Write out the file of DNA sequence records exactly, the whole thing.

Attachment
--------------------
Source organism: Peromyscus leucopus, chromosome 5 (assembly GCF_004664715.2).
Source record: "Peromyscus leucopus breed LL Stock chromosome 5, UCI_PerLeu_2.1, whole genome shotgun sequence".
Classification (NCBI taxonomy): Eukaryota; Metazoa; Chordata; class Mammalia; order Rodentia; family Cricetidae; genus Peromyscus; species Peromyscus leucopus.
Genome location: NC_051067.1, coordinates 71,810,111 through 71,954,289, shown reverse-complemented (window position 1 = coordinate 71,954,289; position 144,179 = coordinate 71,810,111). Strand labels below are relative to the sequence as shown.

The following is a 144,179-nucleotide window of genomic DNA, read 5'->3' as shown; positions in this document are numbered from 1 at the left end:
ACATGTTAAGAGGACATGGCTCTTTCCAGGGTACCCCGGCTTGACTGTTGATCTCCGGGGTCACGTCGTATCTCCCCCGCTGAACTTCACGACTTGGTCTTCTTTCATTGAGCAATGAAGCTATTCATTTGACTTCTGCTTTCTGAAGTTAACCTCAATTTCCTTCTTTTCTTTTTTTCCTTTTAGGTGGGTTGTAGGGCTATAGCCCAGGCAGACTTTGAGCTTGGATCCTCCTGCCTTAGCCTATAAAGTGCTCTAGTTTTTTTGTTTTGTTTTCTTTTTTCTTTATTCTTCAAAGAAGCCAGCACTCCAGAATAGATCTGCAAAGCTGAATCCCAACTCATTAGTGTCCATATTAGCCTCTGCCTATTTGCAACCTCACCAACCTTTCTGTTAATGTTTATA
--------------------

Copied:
Source organism: Peromyscus leucopus, chromosome 5 (assembly GCF_004664715.2).
Source record: "Peromyscus leucopus breed LL Stock chromosome 5, UCI_PerLeu_2.1, whole genome shotgun sequence".
Classification (NCBI taxonomy): Eukaryota; Metazoa; Chordata; class Mammalia; order Rodentia; family Cricetidae; genus Peromyscus; species Peromyscus leucopus.
Genome location: NC_051067.1, coordinates 71,810,111 through 71,954,289, shown reverse-complemented (window position 1 = coordinate 71,954,289; position 144,179 = coordinate 71,810,111). Strand labels below are relative to the sequence as shown.

The following is a 144,179-nucleotide window of genomic DNA, read 5'->3' as shown; positions in this document are numbered from 1 at the left end:
ACATGTTAAGAGGACATGGCTCTTTCCAGGGTACCCCGGCTTGACTGTTGATCTCCGGGGTCACGTCGTATCTCCCCCGCTGAACTTCACGACTTGGTCTTCTTTCATTGAGCAATGAAGCTATTCATTTGACTTCTGCTTTCTGAAGTTAACCTCAATTTCCTTCTTTTCTTTTTTTCCTTTTAGGTGGGTTGTAGGGCTATAGCCCAGGCAGACTTTGAGCTTGGATCCTCCTGCCTTAGCCTATAAAGTGCTCTAGTTTTTTTGTTTTGTTTTCTTTTTTCTTTATTCTTCAAAGAAGCCAGCACTCCAGAATAGATCTGCAAAGCTGAATCCCAACTCATTAGTGTCCATATTAGCCTCTGCCTATTTGCAACCTCACCAACCTTTCTGTTAATGTTTATA